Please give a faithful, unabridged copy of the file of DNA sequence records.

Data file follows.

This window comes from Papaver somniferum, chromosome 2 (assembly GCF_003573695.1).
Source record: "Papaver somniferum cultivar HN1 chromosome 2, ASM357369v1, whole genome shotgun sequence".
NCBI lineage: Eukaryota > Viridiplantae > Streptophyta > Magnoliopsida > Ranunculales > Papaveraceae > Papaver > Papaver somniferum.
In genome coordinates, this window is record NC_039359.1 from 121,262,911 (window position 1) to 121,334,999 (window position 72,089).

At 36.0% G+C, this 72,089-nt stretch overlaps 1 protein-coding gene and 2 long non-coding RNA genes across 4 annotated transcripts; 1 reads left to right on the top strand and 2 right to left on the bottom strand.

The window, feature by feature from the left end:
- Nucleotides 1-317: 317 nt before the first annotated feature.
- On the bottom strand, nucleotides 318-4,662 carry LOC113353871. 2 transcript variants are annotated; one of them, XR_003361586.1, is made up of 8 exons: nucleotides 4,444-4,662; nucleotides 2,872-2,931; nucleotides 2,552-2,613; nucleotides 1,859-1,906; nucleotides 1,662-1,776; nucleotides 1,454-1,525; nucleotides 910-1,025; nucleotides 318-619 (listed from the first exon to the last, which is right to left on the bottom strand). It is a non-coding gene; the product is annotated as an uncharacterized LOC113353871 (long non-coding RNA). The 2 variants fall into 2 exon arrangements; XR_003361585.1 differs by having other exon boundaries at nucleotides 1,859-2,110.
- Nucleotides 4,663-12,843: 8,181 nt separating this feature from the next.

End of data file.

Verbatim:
This window comes from Papaver somniferum, chromosome 2 (assembly GCF_003573695.1).
Source record: "Papaver somniferum cultivar HN1 chromosome 2, ASM357369v1, whole genome shotgun sequence".
NCBI lineage: Eukaryota > Viridiplantae > Streptophyta > Magnoliopsida > Ranunculales > Papaveraceae > Papaver > Papaver somniferum.
In genome coordinates, this window is record NC_039359.1 from 121,262,911 (window position 1) to 121,334,999 (window position 72,089).

At 36.0% G+C, this 72,089-nt stretch overlaps 1 protein-coding gene and 2 long non-coding RNA genes across 4 annotated transcripts; 1 reads left to right on the top strand and 2 right to left on the bottom strand.

The window, feature by feature from the left end:
- Nucleotides 1-317: 317 nt before the first annotated feature.
- On the bottom strand, nucleotides 318-4,662 carry LOC113353871. 2 transcript variants are annotated; one of them, XR_003361586.1, is made up of 8 exons: nucleotides 4,444-4,662; nucleotides 2,872-2,931; nucleotides 2,552-2,613; nucleotides 1,859-1,906; nucleotides 1,662-1,776; nucleotides 1,454-1,525; nucleotides 910-1,025; nucleotides 318-619 (listed from the first exon to the last, which is right to left on the bottom strand). It is a non-coding gene; the product is annotated as an uncharacterized LOC113353871 (long non-coding RNA). The 2 variants fall into 2 exon arrangements; XR_003361585.1 differs by having other exon boundaries at nucleotides 1,859-2,110.
- Nucleotides 4,663-12,843: 8,181 nt separating this feature from the next.